Although other factors might have contributed to this drop, COVID-19 was probably the most important factor, largely because of the significant drop in demand from China as authorities shuttered production facilities as part of their efforts to contain the spread of the virus. According to the Oil Market Report for February from the International Energy Agency (IEA), China’s oil demand currently accounts for 14% of global demand, and China’s growth in oil demand currently accounts for more than 75% of the global growth in demand (International Energy Agency, 2020).

In addition, with an increasingly important role in the global economy, any setbacks to the Chinese economy are expected to have significant negative spillovers to the global economy (Arezki and Yang, 2018). The global fear and uncertainty regarding the spread of virus is likely to hurt investment decisions in China and in other countries, which further lowers oil prices.

The IEA expects global demand for oil to fall by 435,000 barrels per day year-on-year in the first quarter of 2020 – the first quarterly contraction in more than a decade. The global demand for all of 2020 is also expected to fall by 365,000 barrels per day – the worst performance of demand since 2011.

The risk posed by the COVID-19 crisis has prompted the OPEC+ countries to consider an additional cut in oil production of 600,000 barrels a day as an emergency measure on top of the 1.7 million barrels a day already pledged (International Energy Agency, 2020).

The recovery of oil prices will depend on how successfully China and other countries control the spread of the virus, the effects of which are becoming increasingly global. Although the vast majority of cases have been in China, Korea, Italy and Iran have seen a surge in infections and many other countries have recorded some cases.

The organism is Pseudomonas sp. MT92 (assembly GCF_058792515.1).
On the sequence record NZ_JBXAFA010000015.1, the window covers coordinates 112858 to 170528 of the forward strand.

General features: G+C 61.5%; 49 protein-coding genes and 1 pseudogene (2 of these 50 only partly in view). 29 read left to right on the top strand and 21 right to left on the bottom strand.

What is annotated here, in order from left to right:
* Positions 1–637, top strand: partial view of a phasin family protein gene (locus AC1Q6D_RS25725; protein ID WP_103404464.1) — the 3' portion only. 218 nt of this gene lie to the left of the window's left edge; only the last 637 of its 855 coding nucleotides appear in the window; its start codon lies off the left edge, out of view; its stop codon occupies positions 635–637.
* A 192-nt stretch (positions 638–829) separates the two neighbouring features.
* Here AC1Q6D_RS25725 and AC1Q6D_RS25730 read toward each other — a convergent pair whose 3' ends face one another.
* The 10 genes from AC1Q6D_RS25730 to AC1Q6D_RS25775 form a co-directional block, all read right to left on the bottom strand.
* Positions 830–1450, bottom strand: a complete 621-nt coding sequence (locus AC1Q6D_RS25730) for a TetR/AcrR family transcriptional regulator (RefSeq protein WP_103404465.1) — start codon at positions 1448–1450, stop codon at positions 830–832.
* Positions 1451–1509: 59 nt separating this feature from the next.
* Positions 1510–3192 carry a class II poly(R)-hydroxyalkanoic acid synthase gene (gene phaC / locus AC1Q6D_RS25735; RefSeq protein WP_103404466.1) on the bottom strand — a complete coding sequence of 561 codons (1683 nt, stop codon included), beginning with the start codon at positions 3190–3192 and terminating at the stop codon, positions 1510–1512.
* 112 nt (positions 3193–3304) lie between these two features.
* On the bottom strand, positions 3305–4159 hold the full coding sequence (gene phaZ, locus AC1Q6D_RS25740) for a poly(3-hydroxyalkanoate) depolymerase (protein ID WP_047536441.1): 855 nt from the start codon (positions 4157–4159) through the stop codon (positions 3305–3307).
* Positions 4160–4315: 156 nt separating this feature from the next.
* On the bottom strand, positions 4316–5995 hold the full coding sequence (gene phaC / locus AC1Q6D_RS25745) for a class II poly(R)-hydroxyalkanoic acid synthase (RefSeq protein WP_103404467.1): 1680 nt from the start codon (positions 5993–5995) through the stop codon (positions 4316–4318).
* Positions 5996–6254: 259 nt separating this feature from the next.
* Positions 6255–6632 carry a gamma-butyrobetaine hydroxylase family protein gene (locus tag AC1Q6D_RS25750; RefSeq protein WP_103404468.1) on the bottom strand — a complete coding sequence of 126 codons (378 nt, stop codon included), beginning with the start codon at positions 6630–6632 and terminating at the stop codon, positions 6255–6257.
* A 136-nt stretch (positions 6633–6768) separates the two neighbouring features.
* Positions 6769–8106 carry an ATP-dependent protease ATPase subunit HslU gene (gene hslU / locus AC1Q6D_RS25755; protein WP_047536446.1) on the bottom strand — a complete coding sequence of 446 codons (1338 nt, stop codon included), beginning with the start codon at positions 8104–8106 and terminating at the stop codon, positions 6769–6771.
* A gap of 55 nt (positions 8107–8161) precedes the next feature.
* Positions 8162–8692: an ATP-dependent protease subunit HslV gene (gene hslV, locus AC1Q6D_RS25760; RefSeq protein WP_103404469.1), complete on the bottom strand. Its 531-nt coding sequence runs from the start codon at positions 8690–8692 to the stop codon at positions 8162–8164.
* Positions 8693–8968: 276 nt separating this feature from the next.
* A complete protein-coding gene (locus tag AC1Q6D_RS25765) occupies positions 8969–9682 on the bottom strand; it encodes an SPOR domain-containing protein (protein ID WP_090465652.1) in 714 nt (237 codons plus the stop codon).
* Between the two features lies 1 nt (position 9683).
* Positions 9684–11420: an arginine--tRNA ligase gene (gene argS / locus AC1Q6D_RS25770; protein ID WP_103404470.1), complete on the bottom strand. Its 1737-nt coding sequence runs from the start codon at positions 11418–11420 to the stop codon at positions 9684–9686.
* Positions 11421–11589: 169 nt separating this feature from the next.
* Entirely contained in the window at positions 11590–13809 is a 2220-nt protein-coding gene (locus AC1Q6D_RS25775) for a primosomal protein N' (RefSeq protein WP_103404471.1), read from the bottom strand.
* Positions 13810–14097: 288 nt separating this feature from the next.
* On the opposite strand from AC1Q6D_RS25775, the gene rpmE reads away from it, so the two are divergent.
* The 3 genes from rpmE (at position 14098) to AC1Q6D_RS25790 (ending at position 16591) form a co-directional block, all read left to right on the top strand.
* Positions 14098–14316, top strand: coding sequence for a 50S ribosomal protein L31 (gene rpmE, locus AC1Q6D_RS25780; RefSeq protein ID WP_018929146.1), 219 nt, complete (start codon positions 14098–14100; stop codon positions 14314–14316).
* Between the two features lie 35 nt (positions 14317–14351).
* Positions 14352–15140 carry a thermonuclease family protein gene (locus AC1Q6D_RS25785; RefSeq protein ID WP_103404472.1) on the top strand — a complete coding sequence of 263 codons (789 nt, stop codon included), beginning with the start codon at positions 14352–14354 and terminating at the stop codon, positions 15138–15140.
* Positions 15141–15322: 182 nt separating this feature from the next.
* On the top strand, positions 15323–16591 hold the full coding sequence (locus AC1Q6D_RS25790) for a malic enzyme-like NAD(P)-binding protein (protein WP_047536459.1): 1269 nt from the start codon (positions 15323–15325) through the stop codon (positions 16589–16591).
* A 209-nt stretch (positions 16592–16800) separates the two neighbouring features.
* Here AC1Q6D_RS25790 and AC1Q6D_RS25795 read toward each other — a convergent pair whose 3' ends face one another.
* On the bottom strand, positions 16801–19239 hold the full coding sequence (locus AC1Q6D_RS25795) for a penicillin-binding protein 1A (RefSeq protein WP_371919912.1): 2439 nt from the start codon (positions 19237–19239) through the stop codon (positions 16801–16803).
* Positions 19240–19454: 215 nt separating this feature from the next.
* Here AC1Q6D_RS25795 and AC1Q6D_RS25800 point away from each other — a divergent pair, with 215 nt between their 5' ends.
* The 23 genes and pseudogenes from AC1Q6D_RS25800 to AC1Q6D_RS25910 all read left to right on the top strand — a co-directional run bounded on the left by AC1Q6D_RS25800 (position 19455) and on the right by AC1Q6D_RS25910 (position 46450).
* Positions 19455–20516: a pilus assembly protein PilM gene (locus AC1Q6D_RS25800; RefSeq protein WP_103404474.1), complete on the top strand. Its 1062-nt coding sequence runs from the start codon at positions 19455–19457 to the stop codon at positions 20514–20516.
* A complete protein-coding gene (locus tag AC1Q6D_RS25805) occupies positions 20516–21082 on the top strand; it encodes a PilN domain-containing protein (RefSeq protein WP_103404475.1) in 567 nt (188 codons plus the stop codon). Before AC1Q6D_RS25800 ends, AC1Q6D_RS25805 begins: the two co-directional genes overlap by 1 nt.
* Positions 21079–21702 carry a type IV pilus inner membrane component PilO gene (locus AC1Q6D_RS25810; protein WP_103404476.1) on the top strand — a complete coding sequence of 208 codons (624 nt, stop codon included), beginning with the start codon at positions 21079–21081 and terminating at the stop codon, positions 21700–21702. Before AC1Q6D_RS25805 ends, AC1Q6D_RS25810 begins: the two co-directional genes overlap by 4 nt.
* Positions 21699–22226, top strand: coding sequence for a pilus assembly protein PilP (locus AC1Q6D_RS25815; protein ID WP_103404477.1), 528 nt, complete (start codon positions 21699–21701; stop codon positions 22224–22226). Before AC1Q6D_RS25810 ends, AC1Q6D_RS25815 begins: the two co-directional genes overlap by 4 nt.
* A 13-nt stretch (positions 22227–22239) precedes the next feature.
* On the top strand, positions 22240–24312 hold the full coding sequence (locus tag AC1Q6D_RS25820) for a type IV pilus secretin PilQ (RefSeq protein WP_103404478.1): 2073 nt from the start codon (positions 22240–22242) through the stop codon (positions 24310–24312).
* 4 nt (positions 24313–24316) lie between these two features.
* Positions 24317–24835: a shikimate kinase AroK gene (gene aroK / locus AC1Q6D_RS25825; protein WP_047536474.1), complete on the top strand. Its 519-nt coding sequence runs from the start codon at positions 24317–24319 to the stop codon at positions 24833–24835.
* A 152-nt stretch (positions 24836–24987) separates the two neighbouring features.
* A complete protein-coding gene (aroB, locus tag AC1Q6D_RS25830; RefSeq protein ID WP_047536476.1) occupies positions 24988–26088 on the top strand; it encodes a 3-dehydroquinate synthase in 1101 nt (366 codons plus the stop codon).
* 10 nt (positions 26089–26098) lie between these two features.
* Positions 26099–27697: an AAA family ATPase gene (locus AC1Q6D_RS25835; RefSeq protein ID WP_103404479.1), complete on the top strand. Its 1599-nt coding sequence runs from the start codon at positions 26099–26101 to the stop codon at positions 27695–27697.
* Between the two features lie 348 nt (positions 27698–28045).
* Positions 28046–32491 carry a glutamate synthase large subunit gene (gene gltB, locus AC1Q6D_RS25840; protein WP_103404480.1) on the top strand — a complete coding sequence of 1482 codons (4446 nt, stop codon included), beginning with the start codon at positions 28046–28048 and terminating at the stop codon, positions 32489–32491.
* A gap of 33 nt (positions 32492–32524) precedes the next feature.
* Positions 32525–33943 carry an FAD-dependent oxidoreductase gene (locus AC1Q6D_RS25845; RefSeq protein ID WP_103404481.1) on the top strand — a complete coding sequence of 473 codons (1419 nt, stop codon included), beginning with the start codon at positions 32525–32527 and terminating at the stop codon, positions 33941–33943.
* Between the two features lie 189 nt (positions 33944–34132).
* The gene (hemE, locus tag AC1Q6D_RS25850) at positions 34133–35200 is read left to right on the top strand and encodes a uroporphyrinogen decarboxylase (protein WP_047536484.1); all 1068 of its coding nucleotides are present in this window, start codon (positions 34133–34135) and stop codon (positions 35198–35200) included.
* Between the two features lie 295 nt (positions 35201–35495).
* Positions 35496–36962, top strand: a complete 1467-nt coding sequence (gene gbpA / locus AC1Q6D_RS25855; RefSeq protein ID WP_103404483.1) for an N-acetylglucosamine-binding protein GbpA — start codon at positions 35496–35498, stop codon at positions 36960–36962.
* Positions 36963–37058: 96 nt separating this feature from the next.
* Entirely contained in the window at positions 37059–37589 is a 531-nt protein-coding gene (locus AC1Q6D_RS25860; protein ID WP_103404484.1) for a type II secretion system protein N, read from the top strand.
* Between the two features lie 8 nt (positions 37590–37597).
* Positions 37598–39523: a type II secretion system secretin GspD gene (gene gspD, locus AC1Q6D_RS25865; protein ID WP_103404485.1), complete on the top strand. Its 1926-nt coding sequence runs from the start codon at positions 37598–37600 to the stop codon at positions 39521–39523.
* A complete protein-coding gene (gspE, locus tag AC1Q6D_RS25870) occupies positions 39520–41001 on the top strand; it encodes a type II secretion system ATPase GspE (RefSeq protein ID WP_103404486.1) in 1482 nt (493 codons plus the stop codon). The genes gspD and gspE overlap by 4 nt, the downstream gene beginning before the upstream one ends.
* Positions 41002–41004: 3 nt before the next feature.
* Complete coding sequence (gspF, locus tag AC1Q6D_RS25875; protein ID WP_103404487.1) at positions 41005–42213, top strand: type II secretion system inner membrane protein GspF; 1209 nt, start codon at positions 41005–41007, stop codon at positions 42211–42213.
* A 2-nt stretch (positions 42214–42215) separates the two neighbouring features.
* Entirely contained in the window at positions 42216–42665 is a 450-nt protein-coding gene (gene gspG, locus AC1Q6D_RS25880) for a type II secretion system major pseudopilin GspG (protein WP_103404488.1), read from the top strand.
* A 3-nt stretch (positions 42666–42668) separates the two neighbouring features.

Figure 1: Brent oil price and future curves

Note: Data end on 28 February 2020

Figure 2: Oil price futures

Source: Bloomberg
Note: The colour lines show the future prices of Brent crude oil on 25 September 2019, 3 December 2019 and 28 February 2020.

Value chains

When China’s production is disrupted, countries with strong value chain connections with China are likely to be affected. This is a special concern for many Asian countries, which have important value chain connections with China, but less likely to be a concern for MENA countries, which have limited participation in global value chains. But disruptions to global value chains might exacerbate the depression of oil prices caused by China’s weakening demand.

Tourism and travel

COVID-19 is likely to reduce tourism from China to MENA in two ways. The first is the pull factor: many MENA countries are now imposing travel restrictions on Chinese people. In addition, Saudi Arabia suspended entry of pilgrims to the holy sites, further reducing tourism to the Middle East.

The second is the push factor: economic slowdown in China implies fewer tourists travelling to other countries, including MENA. The East Asia and Pacific region is likely see the sharpest drop in Chinese tourists. The effect of economic slowdown in China on tourist arrivals to MENA is expected to be more limited (see Figure 3). But the reduction of global travel will further depress oil prices.

Figure 3: Estimated impact of a decline in China’s per capita GDP on Chinese arrivals to MENA and the rest of the world

Note: Excludes Hong Kong
Source: Lopez-Cordova (2020a, 2020b).

 

 

Authors

Ha Nguyen

Senior Economist, Office of the Chief Economist for Middle East and North Africa

Join the Conversation